PARIS — France hasn’t exactly laid out a welcome mat, but the Hollywood majors are greedily eyeing Gallic cinema’s growing box office share — and they are determined to own a piece of it.
A flurry of co-productions are in the works involving Warner Bros., Buena Vista France and Fox, while Columbia and Paramount are in hot pursuit of suitable projects.
Par recently announced the appointment of French acquisitions exec Karen Adler, who will study scripts with a view to boarding three to five Gallic pics a year.
“We are looking at everything from big-budget comedies to small films,” Adler says. “There’s no fixed budget, just the objective to be profitable.”
As a newcomer, Paramount will have some catching up to do before it reaches the 33 million Gallic admissions Warner Bros. has garnered in more than a decade of co-producing French films.
Its biggest hit was France’s box office topper last year, “Les Bronzes 3: Friends Forever,” which notched some 10.5 million admissions.
Buena Vista came close to achieving the same distinction this year, but in a decision that bosses must be bitterly regretting, the major opted not to board the Edith Piaf biopic “La Vie en rose.” Pic’s 5 million admissions went instead to TFM, Gallic broadcaster TF1’s distribution subsid.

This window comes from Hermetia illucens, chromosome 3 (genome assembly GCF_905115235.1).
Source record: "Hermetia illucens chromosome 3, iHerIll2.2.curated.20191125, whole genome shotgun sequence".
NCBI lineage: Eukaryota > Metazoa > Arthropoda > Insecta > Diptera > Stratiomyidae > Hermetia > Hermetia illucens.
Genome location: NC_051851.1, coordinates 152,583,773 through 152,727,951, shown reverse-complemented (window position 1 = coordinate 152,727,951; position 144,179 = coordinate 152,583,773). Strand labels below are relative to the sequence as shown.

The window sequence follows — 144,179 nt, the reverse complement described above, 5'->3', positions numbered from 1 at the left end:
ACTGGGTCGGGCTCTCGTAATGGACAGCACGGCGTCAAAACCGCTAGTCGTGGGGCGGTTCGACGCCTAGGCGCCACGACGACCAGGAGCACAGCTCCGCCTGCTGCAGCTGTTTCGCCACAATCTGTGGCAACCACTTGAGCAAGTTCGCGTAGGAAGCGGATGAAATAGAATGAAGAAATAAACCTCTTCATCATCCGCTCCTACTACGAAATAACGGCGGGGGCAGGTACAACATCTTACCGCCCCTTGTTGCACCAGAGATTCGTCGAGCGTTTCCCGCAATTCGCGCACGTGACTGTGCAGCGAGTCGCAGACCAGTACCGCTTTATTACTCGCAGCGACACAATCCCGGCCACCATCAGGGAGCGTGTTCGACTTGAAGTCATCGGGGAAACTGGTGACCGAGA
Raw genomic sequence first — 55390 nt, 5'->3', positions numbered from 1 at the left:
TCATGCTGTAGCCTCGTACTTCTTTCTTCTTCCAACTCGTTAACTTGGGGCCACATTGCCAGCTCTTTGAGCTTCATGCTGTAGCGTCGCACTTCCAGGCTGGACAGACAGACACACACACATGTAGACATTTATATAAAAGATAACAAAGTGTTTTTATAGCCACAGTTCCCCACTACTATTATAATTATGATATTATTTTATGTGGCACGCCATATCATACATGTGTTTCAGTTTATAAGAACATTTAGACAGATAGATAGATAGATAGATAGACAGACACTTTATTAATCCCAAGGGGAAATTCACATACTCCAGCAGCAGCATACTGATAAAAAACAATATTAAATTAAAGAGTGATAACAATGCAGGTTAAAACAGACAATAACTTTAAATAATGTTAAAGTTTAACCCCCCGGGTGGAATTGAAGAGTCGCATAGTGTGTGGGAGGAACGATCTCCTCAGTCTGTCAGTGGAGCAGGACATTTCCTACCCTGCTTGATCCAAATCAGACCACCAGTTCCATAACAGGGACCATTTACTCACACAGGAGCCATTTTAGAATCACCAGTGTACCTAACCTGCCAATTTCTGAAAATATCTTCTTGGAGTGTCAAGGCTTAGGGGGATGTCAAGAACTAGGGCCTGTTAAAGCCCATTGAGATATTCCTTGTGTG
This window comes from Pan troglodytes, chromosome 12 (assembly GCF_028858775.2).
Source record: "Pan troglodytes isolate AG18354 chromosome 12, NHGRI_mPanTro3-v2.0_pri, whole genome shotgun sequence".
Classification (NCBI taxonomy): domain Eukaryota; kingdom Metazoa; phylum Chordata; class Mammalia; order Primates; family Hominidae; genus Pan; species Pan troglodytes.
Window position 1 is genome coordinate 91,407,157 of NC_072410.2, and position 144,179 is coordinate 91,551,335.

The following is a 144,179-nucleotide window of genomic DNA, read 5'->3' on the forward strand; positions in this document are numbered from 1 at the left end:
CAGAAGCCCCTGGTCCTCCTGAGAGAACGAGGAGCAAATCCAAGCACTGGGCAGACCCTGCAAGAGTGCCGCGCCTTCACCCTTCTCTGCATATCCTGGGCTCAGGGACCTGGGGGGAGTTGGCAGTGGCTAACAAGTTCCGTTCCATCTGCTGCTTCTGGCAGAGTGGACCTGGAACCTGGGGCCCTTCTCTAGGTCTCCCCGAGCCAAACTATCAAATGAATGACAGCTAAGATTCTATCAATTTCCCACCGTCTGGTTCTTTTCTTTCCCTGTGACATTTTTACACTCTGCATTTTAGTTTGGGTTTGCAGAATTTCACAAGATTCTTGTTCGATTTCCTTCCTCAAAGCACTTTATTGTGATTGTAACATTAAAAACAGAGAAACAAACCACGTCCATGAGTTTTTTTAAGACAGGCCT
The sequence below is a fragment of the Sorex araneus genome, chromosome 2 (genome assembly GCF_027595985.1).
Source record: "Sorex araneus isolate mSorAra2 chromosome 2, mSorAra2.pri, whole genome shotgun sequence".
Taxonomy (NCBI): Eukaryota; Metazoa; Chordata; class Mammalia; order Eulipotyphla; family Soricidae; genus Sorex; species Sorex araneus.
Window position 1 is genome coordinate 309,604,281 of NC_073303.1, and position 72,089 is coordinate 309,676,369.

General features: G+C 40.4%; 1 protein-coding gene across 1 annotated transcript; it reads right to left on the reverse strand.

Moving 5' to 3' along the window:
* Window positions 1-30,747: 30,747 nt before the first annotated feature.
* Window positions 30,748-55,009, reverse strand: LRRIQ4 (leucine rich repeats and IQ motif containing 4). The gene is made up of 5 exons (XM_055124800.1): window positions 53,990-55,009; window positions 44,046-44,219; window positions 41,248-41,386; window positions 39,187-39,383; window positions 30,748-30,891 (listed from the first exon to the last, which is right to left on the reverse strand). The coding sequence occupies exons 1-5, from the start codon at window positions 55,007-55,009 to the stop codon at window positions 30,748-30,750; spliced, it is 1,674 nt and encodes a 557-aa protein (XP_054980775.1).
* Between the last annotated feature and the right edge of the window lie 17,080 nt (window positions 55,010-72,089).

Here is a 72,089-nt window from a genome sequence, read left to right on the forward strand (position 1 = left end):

Still, BVI has high hopes for its year-end Gallic release “The Fox and the Child,” helmer Luc Jacquet’s follow-up to “March of the Penguins.”
It will also release “Le premier cri,” a docu about birth in different parts of the world, and has other projects cooking via its Paris-based docu shingle Disney Nature.
Despite clashing with French authorities over Jean-Pierre Jeunet’s “A Very Long Engagement” — the Warners-backed film was deemed ineligible for French aid — Warners is still a key player in the Gallic arena.
It has a remake of Claude Autant-Lara’s “L’Auberge rouge,” featuring three of the “Les Bronzes” talents, plus “La jeune fille et les loups” (The Young Girl and the Wolves), a costumer with Laeticia Casta, Stefano Accorsi and Jean-Paul Rouve, directed by Gilles Legrand; and “Chapeau de roue,” a road movie directed by Tonie Marshall with Nathalie Baye and Edouard Baer.
Fox will make its Gallic cinema bow May 23 with Gael Morel’s “Apres lui,” starring Catherine Deneuve as a grieving mother who gets dangerously close to her dead son’s friend. Pic is slated to unspool May 22 in the Directors’ Fortnight at Cannes.